It seems to me the girl watches the event from a reflection in the jar. Even if this isn’t so, she clearly “knows” what is happening behind her. Furthermore, she is rendered more perfectly than the sketchy scene through the doorway or window. The theme of not recognizing and then recognizing Jesus in the post-resurrection stories prepare the soul to perceive the unitive life in unexpected, and sometimes hidden signs.
The Servant-Girl at Emmaus (A Painting by Velazquez)
She listens, listens, holding her breath. Surely that voice is his—the one who had looked at her, once, across the crowd, as no one ever had looked? Had seen her? Had spoken as if to her?
Surely those hands were his, taking the platter of bread from hers just now? Hands he’d laid on the dying and made them well?
Surely that face—?
The man they’d crucified for sedition and blasphemy. The man whose body disappeared from its tomb. The man it was rumored now some women had seen this morning, alive?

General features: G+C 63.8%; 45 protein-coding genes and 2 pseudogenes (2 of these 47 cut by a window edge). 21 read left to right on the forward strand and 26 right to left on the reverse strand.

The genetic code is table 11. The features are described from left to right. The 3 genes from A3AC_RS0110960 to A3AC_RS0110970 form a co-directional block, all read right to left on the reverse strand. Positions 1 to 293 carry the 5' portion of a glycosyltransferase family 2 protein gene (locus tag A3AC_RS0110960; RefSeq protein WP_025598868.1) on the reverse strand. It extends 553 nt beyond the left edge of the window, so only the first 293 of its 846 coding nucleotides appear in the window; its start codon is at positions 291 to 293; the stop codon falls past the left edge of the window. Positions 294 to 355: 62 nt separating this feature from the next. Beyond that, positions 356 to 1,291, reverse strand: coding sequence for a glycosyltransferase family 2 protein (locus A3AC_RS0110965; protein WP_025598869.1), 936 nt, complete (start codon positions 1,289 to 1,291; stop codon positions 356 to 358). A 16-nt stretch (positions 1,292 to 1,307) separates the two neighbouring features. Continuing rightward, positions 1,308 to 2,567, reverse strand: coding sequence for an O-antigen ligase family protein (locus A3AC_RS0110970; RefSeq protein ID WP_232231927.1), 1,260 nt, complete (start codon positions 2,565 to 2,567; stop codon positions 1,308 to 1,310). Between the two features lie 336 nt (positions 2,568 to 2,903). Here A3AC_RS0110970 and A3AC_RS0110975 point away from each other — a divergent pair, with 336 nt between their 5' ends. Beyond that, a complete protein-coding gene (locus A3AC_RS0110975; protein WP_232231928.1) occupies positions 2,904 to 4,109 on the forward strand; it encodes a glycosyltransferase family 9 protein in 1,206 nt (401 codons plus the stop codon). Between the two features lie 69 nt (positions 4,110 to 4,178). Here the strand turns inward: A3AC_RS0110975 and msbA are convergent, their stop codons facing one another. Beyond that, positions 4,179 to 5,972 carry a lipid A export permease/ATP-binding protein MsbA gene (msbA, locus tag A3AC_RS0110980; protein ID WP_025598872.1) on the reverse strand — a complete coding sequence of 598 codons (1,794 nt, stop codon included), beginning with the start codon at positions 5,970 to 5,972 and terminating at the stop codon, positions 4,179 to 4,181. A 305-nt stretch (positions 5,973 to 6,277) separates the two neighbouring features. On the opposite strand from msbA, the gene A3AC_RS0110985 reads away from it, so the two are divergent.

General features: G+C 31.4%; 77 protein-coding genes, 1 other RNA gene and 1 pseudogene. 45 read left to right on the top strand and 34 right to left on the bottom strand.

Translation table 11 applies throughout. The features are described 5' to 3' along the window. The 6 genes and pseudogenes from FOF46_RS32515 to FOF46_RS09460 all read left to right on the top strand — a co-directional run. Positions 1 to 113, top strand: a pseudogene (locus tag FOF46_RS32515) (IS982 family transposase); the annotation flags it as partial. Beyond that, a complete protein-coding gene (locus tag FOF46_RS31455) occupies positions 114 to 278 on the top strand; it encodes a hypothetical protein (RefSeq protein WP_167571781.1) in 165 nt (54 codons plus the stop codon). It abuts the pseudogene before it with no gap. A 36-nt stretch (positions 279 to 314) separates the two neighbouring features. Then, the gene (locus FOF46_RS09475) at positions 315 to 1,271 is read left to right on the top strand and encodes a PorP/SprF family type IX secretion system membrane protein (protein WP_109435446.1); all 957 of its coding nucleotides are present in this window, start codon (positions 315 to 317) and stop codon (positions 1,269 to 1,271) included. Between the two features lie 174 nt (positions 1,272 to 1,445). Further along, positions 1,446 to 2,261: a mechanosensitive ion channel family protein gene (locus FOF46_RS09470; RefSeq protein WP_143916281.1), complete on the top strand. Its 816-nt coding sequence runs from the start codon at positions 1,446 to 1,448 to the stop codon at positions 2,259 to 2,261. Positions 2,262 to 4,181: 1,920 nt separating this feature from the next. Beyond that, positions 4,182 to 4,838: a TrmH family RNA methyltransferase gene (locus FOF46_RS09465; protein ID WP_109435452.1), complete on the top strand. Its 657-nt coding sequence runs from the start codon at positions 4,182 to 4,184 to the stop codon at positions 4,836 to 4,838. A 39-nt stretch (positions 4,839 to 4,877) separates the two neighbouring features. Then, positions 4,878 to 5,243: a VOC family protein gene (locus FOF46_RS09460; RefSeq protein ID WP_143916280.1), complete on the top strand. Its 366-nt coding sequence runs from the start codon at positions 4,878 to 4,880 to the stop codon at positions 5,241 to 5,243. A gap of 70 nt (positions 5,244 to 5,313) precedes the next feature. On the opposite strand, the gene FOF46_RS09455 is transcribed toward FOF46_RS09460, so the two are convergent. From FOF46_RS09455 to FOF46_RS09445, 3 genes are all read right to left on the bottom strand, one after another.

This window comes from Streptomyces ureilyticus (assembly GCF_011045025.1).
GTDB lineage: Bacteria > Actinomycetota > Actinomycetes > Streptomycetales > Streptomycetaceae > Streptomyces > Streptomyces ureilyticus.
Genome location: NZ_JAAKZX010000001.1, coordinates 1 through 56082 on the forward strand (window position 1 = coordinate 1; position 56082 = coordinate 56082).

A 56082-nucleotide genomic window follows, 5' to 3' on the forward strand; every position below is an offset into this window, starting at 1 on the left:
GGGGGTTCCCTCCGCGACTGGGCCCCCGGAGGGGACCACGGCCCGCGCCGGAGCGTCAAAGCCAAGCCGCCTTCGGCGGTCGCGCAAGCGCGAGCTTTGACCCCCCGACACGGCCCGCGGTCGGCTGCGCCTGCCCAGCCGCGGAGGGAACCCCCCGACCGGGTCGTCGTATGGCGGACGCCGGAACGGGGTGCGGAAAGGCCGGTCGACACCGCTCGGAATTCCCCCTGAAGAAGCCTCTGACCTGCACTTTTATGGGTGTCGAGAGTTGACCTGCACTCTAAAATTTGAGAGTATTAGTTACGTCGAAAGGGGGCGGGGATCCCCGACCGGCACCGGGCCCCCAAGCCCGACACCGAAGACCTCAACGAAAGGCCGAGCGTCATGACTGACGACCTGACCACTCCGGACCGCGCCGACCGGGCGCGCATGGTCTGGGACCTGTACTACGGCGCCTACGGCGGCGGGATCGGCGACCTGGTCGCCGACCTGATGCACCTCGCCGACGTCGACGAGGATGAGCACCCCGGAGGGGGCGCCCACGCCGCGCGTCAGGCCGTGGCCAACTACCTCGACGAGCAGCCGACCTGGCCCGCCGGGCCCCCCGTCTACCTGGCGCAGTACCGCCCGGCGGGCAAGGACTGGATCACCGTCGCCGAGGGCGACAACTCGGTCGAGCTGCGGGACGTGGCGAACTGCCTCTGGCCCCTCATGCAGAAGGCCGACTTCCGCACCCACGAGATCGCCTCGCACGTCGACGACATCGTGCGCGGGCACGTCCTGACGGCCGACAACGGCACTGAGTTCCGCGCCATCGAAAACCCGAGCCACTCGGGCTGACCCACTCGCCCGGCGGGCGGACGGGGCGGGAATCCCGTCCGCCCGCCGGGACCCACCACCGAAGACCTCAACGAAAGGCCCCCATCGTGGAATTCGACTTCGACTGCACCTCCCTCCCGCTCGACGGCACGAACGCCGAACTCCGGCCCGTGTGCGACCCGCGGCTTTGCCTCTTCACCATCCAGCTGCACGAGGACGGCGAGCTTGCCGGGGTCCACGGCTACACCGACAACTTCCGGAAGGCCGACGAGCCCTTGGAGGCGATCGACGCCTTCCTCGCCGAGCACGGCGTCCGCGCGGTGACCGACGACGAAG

Those who had brought this stranger home to their table don’t recognize yet with whom they sit. But she in the kitchen, absently touching the wine jug she’s to take in, a young Black servant intently listening, swings round and sees the light around him and is sure.
Surely my heart was burning...
On Thursday evenings, in all the places I have lived and visited, after rough days, after pleasant days, during times of strife and upheaval, during times of plodding uninspiring work, in times of great pain and despair, in times of frantic child-raising and too-demanding parish work, in profound loneliness, and in times of calm happiness, I prayed the Collect for the Presence of Christ in the Episcopal tradition of daily prayer. I whisper the words of the friends on the road to Emmaus, inviting the Companion to stay with me, to enkindle my cold heart, to “awaken hope” in me. I ask for revelation of divine presence in the texts of beloved scripture and to disclose this same Presence in the breaking of bread in fellowship and in Eucharist.